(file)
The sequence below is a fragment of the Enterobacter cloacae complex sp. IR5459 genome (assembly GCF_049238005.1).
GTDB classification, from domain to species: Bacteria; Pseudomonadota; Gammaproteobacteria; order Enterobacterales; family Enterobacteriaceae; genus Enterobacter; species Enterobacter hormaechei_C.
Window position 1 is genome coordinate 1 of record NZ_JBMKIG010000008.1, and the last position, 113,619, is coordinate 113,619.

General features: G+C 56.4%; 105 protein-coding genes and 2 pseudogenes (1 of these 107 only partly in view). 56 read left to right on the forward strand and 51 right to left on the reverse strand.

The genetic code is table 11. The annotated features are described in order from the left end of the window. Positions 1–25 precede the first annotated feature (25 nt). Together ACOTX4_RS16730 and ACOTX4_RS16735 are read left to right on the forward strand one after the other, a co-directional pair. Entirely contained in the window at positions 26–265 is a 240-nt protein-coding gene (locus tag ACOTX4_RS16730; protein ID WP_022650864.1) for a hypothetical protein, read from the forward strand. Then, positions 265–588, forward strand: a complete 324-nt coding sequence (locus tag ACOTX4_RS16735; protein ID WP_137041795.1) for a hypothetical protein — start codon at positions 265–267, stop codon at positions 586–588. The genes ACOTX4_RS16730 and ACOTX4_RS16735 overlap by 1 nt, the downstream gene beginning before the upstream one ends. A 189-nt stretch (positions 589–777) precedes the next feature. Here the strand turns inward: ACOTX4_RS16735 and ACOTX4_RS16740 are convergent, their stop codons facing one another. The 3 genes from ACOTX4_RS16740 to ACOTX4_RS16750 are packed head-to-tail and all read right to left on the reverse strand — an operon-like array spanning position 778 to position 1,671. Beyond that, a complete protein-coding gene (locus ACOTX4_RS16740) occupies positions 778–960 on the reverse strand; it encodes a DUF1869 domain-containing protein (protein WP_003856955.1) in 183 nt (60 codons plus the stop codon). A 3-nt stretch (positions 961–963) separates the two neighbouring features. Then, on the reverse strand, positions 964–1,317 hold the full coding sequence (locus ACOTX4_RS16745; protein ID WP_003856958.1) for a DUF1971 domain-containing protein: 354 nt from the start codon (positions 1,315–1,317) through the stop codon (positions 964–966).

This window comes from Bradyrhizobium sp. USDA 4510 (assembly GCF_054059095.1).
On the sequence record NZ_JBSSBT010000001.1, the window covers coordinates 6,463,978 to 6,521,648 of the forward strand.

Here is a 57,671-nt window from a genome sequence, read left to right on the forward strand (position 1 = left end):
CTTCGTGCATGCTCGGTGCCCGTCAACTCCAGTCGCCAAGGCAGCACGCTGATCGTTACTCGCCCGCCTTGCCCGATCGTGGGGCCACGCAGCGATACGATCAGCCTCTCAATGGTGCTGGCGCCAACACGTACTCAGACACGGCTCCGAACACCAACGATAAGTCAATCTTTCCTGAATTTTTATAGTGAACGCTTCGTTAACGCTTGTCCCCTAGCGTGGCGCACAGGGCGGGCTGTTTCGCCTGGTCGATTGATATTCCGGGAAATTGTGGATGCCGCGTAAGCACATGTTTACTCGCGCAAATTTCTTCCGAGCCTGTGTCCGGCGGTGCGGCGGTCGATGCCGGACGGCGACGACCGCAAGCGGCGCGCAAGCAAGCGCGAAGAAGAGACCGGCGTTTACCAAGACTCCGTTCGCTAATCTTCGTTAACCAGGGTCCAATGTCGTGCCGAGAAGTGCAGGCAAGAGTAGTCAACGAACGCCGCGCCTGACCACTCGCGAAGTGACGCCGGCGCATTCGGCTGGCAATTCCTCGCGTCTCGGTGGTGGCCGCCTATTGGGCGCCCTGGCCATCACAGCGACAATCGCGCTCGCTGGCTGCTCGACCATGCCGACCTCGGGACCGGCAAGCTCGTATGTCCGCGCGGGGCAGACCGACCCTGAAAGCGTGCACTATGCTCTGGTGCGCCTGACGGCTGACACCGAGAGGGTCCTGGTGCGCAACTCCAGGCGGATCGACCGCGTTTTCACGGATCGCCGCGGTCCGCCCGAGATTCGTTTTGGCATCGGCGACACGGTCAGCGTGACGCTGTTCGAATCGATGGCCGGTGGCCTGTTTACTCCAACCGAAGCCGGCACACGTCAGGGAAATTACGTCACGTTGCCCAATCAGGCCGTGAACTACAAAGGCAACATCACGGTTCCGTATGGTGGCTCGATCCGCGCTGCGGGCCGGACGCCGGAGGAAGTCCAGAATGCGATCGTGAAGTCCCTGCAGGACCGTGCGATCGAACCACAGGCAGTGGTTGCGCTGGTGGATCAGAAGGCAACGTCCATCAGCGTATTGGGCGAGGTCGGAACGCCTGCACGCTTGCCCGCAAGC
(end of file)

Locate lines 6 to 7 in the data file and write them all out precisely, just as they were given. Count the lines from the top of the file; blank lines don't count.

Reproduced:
This window comes from Bradyrhizobium sp. USDA 4510 (assembly GCF_054059095.1).
On the sequence record NZ_JBSSBT010000001.1, the window covers coordinates 6,463,978 to 6,521,648 of the forward strand.